Equity markets in India: Is it time to be greedy or fearful?

‘To put facts into perspective, crude oil prices have climbed up following the Russia-Ukraine war, causing the already high inflation to worsen. The imminent tightening of rates by US Fed and closer home by RBI seemed to have triggered the plunge.’

Stock market, India stocks, Sensex, Nifty 50, Dalal Street
From levels of 17100, the Nifty fell almost 7.6% in a fortnight. (Representational image)

By Akhelesh Bhargava

With the opening of economy after the pandemic, everything was crawling back to normalcy in India. India’s GDP forecast was one of the highest in the world. But the happiness was not destined to last as the Fed rate hike in sync with the Ukraine-Russia war created a double whammy for the markets. As markets tumbled worldwide, led by US Dow Jones falling over 1000 points in a day, the Indian markets could not remain immune. Dalal Street, which had already been a bit shaky, went southwards. From levels of 17100, the Nifty fell almost 7.6% in a fortnight.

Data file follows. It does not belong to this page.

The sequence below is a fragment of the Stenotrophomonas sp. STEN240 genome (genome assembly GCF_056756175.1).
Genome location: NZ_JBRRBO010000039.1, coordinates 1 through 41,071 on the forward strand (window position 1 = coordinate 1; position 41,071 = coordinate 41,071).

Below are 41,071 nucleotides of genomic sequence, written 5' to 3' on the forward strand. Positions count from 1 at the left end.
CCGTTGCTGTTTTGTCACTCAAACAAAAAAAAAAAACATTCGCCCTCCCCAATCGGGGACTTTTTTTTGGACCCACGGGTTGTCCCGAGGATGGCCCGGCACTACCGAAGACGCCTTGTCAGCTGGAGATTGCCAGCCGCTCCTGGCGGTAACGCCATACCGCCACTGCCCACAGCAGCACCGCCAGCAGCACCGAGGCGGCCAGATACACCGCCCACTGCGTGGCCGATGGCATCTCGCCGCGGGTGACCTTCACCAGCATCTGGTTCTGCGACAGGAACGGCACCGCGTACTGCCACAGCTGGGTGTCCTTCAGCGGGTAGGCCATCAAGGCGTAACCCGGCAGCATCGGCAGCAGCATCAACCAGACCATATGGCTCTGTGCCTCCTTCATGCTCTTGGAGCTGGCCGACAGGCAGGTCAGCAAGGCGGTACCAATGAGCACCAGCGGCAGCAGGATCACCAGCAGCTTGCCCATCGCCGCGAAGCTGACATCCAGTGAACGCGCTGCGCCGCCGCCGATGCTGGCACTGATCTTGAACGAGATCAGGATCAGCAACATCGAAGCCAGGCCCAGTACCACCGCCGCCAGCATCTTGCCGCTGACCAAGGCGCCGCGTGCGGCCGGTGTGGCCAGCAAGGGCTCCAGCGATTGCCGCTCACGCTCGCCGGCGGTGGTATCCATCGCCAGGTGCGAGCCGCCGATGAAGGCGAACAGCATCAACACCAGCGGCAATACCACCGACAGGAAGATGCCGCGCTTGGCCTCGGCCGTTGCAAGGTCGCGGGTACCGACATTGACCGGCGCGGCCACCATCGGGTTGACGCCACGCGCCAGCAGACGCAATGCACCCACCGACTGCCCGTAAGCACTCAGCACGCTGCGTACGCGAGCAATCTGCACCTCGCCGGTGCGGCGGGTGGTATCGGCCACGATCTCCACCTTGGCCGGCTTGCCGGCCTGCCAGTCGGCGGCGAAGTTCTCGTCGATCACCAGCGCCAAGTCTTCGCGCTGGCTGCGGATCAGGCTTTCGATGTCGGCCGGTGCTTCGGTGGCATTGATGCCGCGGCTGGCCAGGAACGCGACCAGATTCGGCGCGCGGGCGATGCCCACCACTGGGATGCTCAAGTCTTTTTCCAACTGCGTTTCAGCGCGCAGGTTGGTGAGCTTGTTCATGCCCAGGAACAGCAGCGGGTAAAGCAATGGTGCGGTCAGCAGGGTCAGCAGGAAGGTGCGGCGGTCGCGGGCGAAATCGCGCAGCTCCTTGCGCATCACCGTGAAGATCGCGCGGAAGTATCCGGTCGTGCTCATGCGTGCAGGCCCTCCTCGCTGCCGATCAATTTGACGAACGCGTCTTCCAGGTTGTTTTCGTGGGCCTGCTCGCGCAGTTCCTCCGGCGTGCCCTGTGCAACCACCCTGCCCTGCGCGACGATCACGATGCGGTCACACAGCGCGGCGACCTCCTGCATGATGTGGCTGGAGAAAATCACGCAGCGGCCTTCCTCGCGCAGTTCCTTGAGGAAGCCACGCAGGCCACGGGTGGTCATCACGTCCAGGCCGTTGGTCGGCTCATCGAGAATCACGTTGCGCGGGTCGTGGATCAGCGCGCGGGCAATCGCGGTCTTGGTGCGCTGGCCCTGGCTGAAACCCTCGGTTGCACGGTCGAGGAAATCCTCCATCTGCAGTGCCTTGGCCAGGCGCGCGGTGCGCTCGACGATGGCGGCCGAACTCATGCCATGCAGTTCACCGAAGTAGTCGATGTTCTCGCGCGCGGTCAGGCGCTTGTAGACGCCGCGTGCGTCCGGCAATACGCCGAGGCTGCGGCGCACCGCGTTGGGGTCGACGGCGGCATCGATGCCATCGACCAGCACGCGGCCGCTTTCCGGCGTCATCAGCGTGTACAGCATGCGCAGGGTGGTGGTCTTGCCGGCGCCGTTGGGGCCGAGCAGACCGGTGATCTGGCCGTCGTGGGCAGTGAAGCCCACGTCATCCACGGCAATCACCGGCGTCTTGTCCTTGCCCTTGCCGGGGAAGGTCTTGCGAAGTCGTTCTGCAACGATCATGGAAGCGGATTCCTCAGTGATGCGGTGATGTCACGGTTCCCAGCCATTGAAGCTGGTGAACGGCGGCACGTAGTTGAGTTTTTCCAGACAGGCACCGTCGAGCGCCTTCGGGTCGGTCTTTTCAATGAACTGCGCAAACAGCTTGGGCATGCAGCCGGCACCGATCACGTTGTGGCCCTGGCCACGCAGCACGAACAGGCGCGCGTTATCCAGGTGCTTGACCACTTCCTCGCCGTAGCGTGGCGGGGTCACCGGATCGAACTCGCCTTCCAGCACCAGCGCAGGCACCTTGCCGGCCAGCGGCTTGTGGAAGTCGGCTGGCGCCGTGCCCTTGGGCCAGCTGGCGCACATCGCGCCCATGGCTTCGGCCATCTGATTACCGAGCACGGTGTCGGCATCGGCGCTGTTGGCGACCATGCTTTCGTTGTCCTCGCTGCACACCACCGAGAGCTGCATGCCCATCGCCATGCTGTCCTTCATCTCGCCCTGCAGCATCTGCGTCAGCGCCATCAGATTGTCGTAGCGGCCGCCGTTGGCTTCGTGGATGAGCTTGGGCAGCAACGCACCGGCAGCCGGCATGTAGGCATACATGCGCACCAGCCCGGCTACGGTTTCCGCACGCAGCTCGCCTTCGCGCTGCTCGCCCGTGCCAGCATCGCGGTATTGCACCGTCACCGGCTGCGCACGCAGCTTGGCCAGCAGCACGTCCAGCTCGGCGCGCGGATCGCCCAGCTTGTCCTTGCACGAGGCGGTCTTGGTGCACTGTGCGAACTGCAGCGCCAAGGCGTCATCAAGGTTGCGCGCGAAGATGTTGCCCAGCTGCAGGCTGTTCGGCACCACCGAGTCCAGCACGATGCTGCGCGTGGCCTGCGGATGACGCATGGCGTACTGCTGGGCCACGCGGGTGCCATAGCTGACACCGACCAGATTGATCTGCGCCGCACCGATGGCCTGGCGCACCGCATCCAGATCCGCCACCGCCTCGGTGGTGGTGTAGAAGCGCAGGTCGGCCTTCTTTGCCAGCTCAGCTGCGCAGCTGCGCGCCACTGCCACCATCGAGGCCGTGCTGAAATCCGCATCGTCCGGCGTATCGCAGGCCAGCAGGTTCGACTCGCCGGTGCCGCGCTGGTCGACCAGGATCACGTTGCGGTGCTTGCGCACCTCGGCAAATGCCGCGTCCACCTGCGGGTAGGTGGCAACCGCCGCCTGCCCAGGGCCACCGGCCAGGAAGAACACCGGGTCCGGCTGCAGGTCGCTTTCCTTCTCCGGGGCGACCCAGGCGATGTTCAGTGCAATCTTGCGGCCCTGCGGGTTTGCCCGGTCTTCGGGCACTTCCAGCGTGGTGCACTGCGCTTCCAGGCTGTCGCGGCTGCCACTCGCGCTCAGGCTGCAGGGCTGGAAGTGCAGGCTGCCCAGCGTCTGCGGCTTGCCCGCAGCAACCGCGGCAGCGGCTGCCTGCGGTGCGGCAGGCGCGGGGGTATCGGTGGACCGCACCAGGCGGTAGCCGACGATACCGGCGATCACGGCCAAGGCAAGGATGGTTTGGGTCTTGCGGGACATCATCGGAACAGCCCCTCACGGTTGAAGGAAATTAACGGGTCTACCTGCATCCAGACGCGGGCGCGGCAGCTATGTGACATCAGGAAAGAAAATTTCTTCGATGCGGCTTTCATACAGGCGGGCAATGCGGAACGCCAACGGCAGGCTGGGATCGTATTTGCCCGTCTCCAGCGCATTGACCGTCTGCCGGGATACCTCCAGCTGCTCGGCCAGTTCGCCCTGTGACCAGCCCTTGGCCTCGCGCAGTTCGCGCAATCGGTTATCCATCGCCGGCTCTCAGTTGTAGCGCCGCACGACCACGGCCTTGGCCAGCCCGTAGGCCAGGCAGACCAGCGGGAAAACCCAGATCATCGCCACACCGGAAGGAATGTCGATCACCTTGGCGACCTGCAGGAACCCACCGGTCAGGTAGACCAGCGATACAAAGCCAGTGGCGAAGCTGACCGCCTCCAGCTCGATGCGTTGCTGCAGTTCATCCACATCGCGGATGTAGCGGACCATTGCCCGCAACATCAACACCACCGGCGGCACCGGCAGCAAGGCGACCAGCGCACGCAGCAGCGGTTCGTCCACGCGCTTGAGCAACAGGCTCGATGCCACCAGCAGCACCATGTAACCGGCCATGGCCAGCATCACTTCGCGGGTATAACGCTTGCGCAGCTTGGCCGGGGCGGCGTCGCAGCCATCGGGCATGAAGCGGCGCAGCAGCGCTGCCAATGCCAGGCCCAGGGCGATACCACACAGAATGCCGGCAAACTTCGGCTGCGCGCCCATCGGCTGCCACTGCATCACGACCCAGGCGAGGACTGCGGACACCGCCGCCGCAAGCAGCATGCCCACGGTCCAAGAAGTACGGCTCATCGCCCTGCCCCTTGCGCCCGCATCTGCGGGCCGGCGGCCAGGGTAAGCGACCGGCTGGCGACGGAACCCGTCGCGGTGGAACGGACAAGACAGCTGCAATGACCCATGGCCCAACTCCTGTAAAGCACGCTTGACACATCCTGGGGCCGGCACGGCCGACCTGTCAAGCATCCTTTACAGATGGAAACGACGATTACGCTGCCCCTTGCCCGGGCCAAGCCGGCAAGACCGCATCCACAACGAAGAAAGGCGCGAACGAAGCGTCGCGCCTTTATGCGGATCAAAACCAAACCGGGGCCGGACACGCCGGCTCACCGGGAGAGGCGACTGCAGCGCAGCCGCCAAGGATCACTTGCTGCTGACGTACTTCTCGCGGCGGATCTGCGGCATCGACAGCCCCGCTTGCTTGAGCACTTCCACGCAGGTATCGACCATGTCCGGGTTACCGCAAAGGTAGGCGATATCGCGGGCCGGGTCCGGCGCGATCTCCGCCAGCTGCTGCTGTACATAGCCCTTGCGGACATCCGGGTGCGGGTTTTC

For most investors, the euphoria of last year was broken.  Well now the million-dollar question is what next? To put facts into perspective, crude oil prices have climbed up following the Russia-Ukraine war, causing the already high inflation to worsen. The imminent tightening of rates by US Fed and closer home by RBI seemed to have triggered the plunge. There has been a predictable pull out by the FIIs from India to safer havens of the west. The dollar appreciated on expected lines putting pressure on our Rupee, thereby, further widening the gap.